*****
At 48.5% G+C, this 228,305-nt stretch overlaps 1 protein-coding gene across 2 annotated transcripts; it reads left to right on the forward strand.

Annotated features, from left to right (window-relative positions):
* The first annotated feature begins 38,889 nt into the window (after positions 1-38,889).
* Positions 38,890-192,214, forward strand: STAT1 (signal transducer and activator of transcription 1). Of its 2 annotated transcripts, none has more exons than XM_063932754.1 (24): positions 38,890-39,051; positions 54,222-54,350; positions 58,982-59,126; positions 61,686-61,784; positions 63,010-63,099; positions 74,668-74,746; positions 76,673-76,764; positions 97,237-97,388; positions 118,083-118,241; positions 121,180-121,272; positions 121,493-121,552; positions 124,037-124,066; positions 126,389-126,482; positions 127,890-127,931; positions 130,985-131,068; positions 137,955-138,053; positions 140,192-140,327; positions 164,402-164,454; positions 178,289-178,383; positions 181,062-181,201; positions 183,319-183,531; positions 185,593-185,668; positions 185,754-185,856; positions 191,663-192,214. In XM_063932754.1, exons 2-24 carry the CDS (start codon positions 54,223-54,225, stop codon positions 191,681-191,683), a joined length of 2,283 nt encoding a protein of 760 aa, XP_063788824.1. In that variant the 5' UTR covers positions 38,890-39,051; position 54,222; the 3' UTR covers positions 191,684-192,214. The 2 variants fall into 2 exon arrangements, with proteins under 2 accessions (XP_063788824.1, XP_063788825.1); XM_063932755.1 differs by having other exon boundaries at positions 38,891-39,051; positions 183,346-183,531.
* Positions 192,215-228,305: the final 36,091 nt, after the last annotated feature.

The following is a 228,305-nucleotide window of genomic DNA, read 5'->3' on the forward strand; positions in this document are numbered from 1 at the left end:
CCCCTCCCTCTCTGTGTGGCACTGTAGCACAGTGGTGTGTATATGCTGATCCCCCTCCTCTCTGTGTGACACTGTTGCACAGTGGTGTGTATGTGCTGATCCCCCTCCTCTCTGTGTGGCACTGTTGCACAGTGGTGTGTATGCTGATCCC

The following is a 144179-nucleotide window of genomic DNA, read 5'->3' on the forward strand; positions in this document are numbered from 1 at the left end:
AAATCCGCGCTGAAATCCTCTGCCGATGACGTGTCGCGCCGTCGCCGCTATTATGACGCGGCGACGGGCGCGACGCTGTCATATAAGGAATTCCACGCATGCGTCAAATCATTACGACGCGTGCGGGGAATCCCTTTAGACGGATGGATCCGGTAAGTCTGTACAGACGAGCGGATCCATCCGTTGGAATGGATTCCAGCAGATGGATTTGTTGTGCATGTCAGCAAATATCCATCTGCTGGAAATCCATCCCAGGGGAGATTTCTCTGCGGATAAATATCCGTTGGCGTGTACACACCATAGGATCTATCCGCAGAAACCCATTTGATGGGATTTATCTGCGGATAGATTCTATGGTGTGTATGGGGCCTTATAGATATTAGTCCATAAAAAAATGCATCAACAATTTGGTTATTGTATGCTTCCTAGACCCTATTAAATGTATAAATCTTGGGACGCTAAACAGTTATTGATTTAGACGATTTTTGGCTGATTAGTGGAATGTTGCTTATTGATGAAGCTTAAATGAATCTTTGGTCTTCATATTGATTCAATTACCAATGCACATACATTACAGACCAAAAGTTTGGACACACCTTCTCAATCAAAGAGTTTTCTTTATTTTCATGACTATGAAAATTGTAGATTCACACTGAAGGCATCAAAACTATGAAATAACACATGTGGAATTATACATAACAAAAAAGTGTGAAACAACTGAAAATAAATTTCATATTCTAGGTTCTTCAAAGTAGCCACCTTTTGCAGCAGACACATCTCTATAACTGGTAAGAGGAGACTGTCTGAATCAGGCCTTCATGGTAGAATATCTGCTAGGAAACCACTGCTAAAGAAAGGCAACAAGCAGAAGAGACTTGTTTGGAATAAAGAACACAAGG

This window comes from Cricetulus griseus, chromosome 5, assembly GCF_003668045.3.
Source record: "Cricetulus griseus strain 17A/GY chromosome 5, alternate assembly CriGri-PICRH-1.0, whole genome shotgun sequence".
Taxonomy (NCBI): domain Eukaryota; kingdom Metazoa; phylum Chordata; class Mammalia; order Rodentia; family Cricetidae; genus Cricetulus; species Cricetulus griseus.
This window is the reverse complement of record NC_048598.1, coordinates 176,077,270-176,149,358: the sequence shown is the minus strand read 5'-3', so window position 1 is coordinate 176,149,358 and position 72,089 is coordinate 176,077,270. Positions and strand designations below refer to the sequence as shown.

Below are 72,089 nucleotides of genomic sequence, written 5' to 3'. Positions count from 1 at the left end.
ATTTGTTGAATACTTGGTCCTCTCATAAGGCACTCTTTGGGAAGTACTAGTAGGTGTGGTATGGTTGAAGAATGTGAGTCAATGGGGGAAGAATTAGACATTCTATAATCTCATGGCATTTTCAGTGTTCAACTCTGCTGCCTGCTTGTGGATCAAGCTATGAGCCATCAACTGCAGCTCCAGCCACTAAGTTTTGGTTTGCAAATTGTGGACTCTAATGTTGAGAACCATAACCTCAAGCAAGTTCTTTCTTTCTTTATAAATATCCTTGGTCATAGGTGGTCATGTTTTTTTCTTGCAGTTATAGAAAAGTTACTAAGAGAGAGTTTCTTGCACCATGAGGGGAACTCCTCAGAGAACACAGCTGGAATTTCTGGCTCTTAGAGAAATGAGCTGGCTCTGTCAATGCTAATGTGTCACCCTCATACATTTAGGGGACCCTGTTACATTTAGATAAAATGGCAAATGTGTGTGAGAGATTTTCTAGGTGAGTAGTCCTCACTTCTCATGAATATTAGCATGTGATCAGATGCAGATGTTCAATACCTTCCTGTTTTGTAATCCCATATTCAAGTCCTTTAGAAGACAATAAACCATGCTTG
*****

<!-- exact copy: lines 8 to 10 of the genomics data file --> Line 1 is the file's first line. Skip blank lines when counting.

The following is a 144179-nucleotide window of genomic DNA, read 5'->3' on the forward strand; positions in this document are numbered from 1 at the left end:
AAATCCGCGCTGAAATCCTCTGCCGATGACGTGTCGCGCCGTCGCCGCTATTATGACGCGGCGACGGGCGCGACGCTGTCATATAAGGAATTCCACGCATGCGTCAAATCATTACGACGCGTGCGGGGAATCCCTTTAGACGGATGGATCCGGTAAGTCTGTACAGACGAGCGGATCCATCCGTTGGAATGGATTCCAGCAGATGGATTTGTTGTGCATGTCAGCAAATATCCATCTGCTGGAAATCCATCCCAGGGGAGATTTCTCTGCGGATAAATATCCGTTGGCGTGTACACACCATAGGATCTATCCGCAGAAACCCATTTGATGGGATTTATCTGCGGATAGATTCTATGGTGTGTATGGGGCCTTATAGATATTAGTCCATAAAAAAATGCATCAACAATTTGGTTATTGTATGCTTCCTAGACCCTATTAAATGTATAAATCTTGGGACGCTAAACAGTTATTGATTTAGACGATTTTTGGCTGATTAGTGGAATGTTGCTTATTGATGAAGCTTAAATGAATCTTTGGTCTTCATATTGATTCAATTACCAATGCACATACATTACAGACCAAAAGTTTGGACACACCTTCTCAATCAAAGAGTTTTCTTTATTTTCATGACTATGAAAATTGTAGATTCACACTGAAGGCATCAAAACTATGAAATAACACATGTGGAATTATACATAACAAAAAAGTGTGAAACAACTGAAAATAAATTTCATATTCTAGGTTCTTCAAAGTAGCCACCTTTTGCAGCAGACACATCTCTATAACTGGTAAGAGGAGACTGTCTGAATCAGGCCTTCATGGTAGAATATCTGCTAGGAAACCACTGCTAAAGAAAGGCAACAAGCAGAAGAGACTTGTTTGGAATAAAGAACACAAGG

This window comes from Cricetulus griseus, chromosome 5, assembly GCF_003668045.3.